I thought it was just me. I bristle at all of the pay walls, sponsored content, and monetization of conversations that matter. Or should matter. How can we have meaningful dialogue if access to the conversation is stratified by who is willing or able to pay to listen?
When I was a newbie medical writer my contract contained a requirement that I be provided with all requested references. A few earlier projects had been completed with me footing the bill or having to travel to a nearby medical library. For the first go-around, they would send the freely available articles but try and substitute the pay wall articles with just the abstracts. Nope. Not good enough.
I teach writers that the devil is in the details. And by details I mean methodology and results sections. What do you think the clinical landscape would look like if we only wrote about articles we could freely read allowing paywalls to retain part (arguably, the majority) of research papers? I tell you this story simply to own up to a source of the triggering solicited when being poked to pay up or look the other way.
Don't get me wrong, I have access to many journals through my press credentials, access to a fine local academic library, and even the National Press Club library. I also pay a few Patreon accounts, news subscriptions (NY Times), and a few others like Paris Review and Harper's Weekly.
What I don't have is a bottomless wallet to pay for vanity podcast subscriptions (I don't mind listening to your ad roll for free access), digital news aggregators, and for profit content morphing into sponsored content. I remember bumping into a sparkly new journalist at one of the big online news sites. We had gathered for a medical research discussion and he said he was so excited to have been hired. Admitting he knew nothing about medicine or healthcare he shared that the hiring team had told him--"that's okay, we can teach you what you need to know."--gasp.
We build too many walls and not enough bridges--Isaac Newton
A recent podcast by Manoush Zomorodi and Jen Poyant shared the not so common plight of a creative voluntarily shutting down her business. Spoiler alert--she refused to lower quality, commoditize her contributions, or become another monetized blog selling out for profit. Amen. They close up shop in August but go take a look at what our new "money, money, money" mentality is costing us.
Her website is Design*Sponge and it will be missed. Here is an article that integrates nicely with where the article is headed, The Cost of Being Disabled written by Imani Barbarin a contribution from blogger Crutches & Spice--discussions from the intersection of liability, race, gender, and media..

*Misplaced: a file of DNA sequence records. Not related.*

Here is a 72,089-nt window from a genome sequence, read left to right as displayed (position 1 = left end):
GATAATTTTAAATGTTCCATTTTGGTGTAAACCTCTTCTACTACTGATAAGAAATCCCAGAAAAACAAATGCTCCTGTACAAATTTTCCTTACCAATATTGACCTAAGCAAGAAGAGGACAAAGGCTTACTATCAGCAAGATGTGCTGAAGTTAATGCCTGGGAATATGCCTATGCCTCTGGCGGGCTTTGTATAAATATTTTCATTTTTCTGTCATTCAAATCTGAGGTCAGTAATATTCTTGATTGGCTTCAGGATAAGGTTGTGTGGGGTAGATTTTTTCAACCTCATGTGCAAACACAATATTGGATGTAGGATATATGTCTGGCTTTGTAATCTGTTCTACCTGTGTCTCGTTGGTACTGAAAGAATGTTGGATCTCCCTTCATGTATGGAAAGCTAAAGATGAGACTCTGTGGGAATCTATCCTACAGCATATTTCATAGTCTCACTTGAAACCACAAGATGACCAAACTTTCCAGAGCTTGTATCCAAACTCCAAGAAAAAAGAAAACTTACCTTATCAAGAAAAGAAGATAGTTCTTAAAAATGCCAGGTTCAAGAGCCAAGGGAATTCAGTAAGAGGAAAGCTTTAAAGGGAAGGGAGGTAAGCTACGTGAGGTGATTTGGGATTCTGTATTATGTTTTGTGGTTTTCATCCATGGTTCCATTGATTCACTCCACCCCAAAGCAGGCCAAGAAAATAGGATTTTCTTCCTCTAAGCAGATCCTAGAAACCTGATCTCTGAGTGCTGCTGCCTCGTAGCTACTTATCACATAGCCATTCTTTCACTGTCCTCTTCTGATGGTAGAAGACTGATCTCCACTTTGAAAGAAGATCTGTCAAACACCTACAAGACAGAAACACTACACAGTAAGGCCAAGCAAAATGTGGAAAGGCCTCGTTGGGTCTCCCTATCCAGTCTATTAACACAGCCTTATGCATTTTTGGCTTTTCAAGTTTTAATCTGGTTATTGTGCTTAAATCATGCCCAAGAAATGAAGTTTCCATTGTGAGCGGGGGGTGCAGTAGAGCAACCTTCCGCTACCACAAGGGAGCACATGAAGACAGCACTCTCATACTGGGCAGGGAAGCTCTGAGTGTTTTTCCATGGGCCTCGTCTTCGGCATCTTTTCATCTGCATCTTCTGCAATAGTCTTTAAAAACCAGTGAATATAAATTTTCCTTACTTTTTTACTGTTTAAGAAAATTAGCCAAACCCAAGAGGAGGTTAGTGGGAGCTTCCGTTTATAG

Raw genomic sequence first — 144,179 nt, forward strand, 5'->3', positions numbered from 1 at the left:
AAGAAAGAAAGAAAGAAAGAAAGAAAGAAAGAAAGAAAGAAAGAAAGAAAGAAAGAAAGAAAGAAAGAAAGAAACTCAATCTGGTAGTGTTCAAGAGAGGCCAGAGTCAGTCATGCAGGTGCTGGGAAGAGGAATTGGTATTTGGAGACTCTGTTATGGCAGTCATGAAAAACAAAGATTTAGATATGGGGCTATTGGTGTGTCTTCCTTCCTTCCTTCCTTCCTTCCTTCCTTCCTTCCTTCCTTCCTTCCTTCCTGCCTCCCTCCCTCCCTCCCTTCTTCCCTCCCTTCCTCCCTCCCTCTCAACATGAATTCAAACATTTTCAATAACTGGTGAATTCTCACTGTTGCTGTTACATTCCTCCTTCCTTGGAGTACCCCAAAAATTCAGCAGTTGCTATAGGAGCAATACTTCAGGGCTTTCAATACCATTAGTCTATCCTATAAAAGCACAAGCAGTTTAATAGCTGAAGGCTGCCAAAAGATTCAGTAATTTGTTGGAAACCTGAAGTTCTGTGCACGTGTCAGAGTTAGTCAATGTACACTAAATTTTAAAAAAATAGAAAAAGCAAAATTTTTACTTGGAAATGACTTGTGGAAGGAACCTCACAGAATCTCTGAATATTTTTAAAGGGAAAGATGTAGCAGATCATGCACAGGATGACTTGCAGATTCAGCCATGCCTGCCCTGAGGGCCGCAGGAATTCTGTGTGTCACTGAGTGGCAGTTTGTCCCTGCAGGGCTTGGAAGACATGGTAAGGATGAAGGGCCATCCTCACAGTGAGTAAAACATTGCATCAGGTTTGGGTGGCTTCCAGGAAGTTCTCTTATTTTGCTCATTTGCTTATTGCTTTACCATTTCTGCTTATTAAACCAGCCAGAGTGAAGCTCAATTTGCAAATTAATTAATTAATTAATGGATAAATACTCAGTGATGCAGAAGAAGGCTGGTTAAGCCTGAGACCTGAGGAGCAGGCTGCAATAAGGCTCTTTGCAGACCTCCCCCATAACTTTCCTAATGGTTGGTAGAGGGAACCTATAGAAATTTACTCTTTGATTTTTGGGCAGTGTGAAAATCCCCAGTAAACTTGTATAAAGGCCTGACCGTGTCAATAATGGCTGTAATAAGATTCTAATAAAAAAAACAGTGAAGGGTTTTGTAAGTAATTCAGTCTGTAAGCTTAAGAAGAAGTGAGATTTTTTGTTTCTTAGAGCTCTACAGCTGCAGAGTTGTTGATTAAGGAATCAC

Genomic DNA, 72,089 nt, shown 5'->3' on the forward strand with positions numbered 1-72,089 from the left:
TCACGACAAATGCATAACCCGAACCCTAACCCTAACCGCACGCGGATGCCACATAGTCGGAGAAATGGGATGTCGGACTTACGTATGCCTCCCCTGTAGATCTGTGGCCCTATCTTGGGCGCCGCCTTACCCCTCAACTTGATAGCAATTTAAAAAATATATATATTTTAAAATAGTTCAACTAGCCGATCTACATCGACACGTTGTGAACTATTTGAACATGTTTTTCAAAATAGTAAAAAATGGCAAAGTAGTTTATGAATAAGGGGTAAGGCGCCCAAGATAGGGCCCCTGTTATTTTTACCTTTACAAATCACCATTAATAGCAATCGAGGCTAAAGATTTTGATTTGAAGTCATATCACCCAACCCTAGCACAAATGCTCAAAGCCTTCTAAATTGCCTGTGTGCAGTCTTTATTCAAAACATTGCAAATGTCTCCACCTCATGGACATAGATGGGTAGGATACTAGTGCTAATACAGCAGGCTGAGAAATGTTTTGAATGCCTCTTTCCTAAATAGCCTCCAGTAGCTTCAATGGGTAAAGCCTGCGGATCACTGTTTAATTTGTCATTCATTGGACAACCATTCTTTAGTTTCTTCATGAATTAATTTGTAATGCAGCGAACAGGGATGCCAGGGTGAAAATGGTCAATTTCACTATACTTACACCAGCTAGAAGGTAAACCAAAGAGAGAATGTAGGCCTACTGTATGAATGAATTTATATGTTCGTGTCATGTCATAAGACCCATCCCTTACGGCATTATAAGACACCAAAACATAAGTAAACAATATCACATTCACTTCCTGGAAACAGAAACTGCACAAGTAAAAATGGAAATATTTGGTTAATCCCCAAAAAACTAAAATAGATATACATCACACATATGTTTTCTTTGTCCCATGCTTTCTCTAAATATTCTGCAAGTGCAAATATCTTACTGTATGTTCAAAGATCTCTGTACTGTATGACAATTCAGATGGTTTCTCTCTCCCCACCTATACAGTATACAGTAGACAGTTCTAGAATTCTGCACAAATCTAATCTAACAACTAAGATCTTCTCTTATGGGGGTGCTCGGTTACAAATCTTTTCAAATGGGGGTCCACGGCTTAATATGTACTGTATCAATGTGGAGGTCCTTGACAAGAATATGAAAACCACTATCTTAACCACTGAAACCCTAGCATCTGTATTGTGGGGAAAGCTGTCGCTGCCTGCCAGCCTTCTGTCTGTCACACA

We all know why the temptation exists. The money can be eye popping. I was able to avoid turning to stone by leaving pharma and starting my own data and writing consultancy. I do okay financially but not the same depth of okay as when I wrote what I was asked. period.
I couldn't return to an era where I didn't know the harms being perpetuated in lock-step with the good. The data large and small companies did not want to include. The cursory distortion of data insights toward marketing and away from actual science or unbiased discovery was hard to miss.
I read the article by Christopher Booth, MD, a medical oncologist and recognized the duplicity. You might be sacrificing your reputation at the moment you decide to change your industry ties from "none" to "some".
...Since that time he has had no relationships with industry. Moreover, he now “sees” industry influence in almost all facets of patient care, medical education, clinical research, and even certification exams (in which the correct answers are based on pharmaceutical funded guidelines).--From the $80 hamburger to managing conflicts of interest with the pharmaceutical industry
Not sure why there are few teeth in the discussion of clinical trial data and how to teach all of us scalable literacy to inform or observe what should or shouldn't be happening at the point of care. What are some of the distortions we find when we become aware of industry influence in clinical trials?
In summary, we have found that modern RCTs in breast cancer, NSCLC, and CRC are substantially larger and more international in scope than those of earlier decades. Although methodology and quality of reporting seems to be improving over time, serious deficiencies persist, particularly in the identification of the primary end point and by not including all randomly assigned patients in ITT analyses. There has been a substantial shift toward industry sponsorship of oncology RCTs. Over the past 30 years, authors’ endorsement of novel therapies has increased while relative effect size has remained stable.
Before I teach data literacy workshops on how to read clinical literature--I begin with the history. You need to understand how effect sizes and p-values can be influenced by the sheer increase in sample sizes, over powered studies can make spurious associations seem larger, and the rise of the surrogate endpoint. Dig a little deeper and you can appreciate the evolution from little or no industry sponsorship of clinical trials (1990s) to upwards of 90% now funded by industry.
I haven't been able to see exactly what is being taught by panel discussions on writing about clinical trials or societies asking members for money to access articles--but what I have been able to see is not worth your time or effort.
Have questions? Reach out over on twitter @datamongerbonny. The blog will always be free. Thank you to those of you that have supported this work for so long.
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In a world of "evidence-based" medicine I am a bigger fan of practice-based evidence.
Remember the quote by Upton Sinclair...
“It is difficult to get a man to understand something, when his salary depends upon his not understanding it!”
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